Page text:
Hi again. Thank you to ET and Bluemoon for your helpful and encouraging replies. I think that finding this forum has changed my life. In the last 24 hours I have been able to accepy my sexuality and come out to more people than I ever thought possible (using the great internet of course as I don't live in my home country anymore) and have also realised how much of an effect the SES actually had on my mind. When I left the school I just assumed I'd be ok because I was leaving all the wierdness behind, but now I realise I've felt guilty about that and about my sexuality and many other things, in a kind of subconscious way, ever since. After reading heaps of the articles on how cults work mentioned on this forum I can see that they really do get inside your head! Even if it's voluntary, they have an incredible power over you! Even today, this is ridiculous, I made a big pot of coffee and it fell over and smashed on the floor and the first thing I thought of was that god or someone was punishing me for contributing to this forum. How mad is that? For one thing, I like to consider myself an aetheist, but I have always had this lingering superstition from my school days which has really bothered me as I couldn't understand where it came from. I think that I will finally be able to move on now and deal with life as it really is rather than the way I was pretty much brain washed to believe it to be. The one thing I do appreciate about my years in the school is that I have a huge amount of wierd things I can laugh about. I had to serve tea one day at 5am, and the people were so fussy I had to walk away and get someone else to take over! They were insane! 2/8s warm water, 7/9s tea, 2/98s cream... get the hell over yourselves! Also, Mr Lambie in his chair... 'Yes, good what else?' I am a teacher and I sometimes want to say this to my students just for a laugh, although I know they wouldn't get it. What I find really scary is the glazed look cult awareness groups describe... I know this so well, as not only have I seen friends in this state, but I've been in it myself! It is like being on some kind of a wierd spiritual buzz... but it's also damn scary... I also have other problems from SES which I hope I can deal with... I hate cleaning... so much... this could also be a man thing, and it has been getting better I admit, but I remember being told once to vacuum the same floor for 30 mins, and then being told I was a great and real philosopher because I was able to do what I was told... at the time I stupidly took this as a compliment, but now I realise it was insane! Philosophers are not meant to be robots! They are meant to explore and discuss the world around them as it appears to them, and based on many different theories and points of views and not just find airy fairy mumbo jumbo shite which you can then repeat in automatic mode back in a meeting. I used to get told off because I never contributed much in meetings... but once one person has spoken everything has bascially been covered and any other stastement or question will just lead to the same answer... because thats the will of the the absolute! Absolute BS you mean! This whole focusing on the working surface thing is a way of stopping people from seeing how mad the stuff they're told to do actually is! Finally, my parents are very high up in the school, and I know I can never talk to them about how I now see the school as a cult and quite a strange and, although not dangerous, potentially dangerous mind controlling organisation, and so I'd be interesting in hearing how other people have dealt with thir family or friends remaining in the school after they've left. Thanks again everyone!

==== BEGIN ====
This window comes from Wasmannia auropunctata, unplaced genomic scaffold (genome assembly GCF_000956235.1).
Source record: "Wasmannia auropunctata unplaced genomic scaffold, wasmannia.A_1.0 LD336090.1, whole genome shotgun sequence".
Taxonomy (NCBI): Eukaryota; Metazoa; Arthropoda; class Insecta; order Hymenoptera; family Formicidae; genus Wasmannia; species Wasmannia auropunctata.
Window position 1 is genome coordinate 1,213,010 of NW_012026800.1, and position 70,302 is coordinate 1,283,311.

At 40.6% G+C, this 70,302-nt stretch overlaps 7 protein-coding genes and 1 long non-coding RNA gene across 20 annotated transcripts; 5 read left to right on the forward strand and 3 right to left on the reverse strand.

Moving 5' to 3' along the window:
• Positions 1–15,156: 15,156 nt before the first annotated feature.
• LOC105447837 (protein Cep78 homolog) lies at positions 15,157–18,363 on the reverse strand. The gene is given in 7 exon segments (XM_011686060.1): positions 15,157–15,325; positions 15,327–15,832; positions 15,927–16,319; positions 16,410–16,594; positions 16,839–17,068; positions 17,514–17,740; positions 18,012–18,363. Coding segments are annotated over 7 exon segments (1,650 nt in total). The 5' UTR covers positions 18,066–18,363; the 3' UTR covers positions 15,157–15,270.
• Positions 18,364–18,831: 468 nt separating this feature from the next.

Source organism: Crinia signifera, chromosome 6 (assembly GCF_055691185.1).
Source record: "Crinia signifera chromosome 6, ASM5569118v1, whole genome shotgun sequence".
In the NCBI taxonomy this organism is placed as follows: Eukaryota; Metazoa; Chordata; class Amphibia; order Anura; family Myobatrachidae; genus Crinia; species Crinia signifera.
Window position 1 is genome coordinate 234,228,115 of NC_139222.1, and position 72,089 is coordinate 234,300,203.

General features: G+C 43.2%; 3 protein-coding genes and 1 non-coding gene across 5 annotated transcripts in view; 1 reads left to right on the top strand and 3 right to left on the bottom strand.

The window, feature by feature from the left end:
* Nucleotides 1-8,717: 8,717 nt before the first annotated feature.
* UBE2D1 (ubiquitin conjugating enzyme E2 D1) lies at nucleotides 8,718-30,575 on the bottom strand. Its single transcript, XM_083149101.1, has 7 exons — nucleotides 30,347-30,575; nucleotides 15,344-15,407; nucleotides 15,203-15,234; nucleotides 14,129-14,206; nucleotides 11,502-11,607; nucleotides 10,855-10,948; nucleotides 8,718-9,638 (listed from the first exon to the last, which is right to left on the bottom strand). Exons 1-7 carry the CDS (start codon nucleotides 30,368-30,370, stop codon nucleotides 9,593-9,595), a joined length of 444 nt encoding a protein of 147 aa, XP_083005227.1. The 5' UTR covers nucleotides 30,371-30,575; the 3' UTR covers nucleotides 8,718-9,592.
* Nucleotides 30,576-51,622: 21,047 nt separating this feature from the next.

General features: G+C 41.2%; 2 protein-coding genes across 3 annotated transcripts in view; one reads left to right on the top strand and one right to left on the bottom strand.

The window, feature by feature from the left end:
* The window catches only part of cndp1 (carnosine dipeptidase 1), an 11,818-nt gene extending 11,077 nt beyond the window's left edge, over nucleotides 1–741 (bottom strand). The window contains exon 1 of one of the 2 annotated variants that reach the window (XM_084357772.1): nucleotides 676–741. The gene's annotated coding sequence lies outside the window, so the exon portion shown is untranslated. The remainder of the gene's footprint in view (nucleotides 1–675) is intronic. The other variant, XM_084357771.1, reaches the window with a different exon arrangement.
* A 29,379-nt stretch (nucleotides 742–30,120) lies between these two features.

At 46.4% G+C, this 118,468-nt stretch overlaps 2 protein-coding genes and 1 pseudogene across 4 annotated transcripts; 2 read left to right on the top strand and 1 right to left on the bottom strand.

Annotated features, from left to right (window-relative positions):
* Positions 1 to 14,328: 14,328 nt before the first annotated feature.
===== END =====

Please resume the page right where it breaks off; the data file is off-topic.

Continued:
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Re: Us gay folk...